Leadership goes beyond managing people. But for leaders who do manage people…how do you get the most out of your team?

I’ve been fortunate. I’ve managed relatively small teams, so I’ve always known my staff well. That has enabled me to understand what drives each individual and calibrate my approach based on what motivates them and what they need to succeed. Early on, I treated people the way I like to be treated: give them direction and leave them alone! But I’ve learned that some people prefer the routine of regularly checking in. I build check-ins into my schedule because I know I won’t stop to do it naturally, but it’s important to support my colleagues’ success.

What’s your approach if someone’s not performing to the level you would hope?

I try to set clear, concrete expectations, so we both know where the goalpost is, and if it was reached or not. I do my best to give people the resources they need, and encourage them to discuss obstacles as they arise. I have also learned to have the courage to recognize if something is not working. I’ve always found the quicker you can do that, the better.

These are unprecedented times: to be a leader during a global pandemic. Do you remember when you first heard about COVID-19? How did you deal with it? Now that we’re months down the road? What are your thoughts on leading through a crisis?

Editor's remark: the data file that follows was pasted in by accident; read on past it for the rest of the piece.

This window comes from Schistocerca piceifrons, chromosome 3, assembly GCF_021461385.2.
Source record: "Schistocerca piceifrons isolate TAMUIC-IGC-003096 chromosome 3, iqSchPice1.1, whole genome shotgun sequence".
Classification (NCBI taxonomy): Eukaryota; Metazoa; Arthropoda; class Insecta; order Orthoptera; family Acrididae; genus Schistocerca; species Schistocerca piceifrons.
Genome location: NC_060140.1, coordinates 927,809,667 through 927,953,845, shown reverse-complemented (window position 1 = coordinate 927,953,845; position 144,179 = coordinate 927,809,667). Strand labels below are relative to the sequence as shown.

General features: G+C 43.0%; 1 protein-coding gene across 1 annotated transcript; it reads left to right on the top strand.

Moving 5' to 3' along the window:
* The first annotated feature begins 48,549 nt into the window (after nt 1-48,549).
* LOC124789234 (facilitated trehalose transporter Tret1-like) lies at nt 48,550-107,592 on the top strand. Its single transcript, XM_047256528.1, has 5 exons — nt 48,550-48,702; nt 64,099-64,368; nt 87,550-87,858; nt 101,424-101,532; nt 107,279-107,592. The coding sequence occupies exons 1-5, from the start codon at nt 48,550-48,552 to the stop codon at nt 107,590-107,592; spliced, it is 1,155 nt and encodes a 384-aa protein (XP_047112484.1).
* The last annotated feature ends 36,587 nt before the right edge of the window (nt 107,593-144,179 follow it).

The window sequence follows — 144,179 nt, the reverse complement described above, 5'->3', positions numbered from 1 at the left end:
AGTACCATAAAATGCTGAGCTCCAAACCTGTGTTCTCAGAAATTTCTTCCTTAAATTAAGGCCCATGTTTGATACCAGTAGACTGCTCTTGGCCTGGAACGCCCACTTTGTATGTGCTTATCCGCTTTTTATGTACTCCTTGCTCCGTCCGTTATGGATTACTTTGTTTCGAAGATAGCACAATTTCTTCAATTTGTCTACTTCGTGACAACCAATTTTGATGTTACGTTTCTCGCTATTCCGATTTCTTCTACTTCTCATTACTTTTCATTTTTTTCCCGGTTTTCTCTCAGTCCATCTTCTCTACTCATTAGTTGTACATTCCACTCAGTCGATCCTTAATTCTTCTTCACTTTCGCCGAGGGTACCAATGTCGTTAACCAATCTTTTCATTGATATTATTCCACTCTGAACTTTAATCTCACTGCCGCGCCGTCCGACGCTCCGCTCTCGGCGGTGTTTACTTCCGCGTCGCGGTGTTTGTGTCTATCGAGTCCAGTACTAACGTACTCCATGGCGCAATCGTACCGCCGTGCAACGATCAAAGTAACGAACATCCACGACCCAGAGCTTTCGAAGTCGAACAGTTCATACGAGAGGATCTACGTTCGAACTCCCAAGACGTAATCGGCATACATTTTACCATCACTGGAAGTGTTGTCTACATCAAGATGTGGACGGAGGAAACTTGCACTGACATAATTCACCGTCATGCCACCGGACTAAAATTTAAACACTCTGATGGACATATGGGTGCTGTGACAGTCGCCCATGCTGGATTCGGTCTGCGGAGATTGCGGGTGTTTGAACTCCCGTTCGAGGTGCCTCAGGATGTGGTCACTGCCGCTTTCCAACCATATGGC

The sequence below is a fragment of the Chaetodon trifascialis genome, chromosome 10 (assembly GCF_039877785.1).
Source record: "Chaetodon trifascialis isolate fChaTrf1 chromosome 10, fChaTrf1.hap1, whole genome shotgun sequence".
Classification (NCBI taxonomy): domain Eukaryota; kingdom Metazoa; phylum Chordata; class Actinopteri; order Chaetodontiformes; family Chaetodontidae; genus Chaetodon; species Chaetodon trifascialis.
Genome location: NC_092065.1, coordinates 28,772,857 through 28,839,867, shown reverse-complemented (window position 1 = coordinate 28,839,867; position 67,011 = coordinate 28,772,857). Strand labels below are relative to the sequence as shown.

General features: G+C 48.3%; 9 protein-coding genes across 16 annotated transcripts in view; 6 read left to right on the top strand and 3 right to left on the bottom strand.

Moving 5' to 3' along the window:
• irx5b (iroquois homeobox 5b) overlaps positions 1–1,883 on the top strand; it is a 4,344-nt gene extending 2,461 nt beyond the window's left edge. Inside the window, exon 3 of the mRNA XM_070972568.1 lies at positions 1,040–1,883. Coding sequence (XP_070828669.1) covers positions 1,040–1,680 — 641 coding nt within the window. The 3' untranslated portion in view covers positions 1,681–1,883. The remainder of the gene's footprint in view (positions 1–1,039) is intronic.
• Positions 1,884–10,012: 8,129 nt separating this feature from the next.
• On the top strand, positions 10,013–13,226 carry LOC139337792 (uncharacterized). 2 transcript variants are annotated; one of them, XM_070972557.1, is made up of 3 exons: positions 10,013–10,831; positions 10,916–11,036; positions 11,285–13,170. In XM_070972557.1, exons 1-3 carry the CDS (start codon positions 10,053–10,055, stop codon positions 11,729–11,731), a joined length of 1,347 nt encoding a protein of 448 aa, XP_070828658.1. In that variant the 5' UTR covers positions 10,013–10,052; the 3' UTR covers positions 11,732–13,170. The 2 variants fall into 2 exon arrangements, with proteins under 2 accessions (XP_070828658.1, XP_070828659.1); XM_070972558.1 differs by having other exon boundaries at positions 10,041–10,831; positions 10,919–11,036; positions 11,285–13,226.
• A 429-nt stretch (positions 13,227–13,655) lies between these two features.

When COVID first hit, my immediate thoughts were keeping my team safe and keeping my own family safe. I am cognizant that each member of my team plays a different role in their family. Everyone has people they are caring for while also doing their job here. We immediately closed our office. We hoped our remote processes were strong enough. We were pleased to realize that we could truly all be at home, and the trains would still run on time.

As a foundation, we were also challenged to quickly ramp up our giving. We immediately asked, “How do we get money out the door quickly and efficiently to meet the range of needs our nonprofits and community members were facing? How do we cut through the red tape and streamline our processes?” I’m amazed at the amount of work my team did to reevaluate our whole process and figure out a new way of doing things to meet demand during this pandemic.

Now, 12 months into COVID, I think a lot about how we sustain our culture when we’re not bumping into each other in the hallways. But we’ve found other ways to sustain connections. Our monthly staff meetings are now weekly; they are a great time to check in with each other, and also talk about the work. We’ll also just occasionally give one another a phone call. It’s not the same, but I feel we’ve done a pretty good job of staying whole through all of this.

… I think a lot about how we sustain our culture when we’re not bumping into each other in the hallways.

Do you feel working remotely has changed your leadership style? Your ability to lead?

Supervision also looks different when you don’t see each other most of the time. I’ve always believed in the principle that we’re held accountable to outcomes, not hours. But now we’re living it! It’s challenged me to be clearer and more focused in my communications and expectations.

I know you said your routine is never the same day-to-day, but just generally, what does it look like in this COVID-19 world?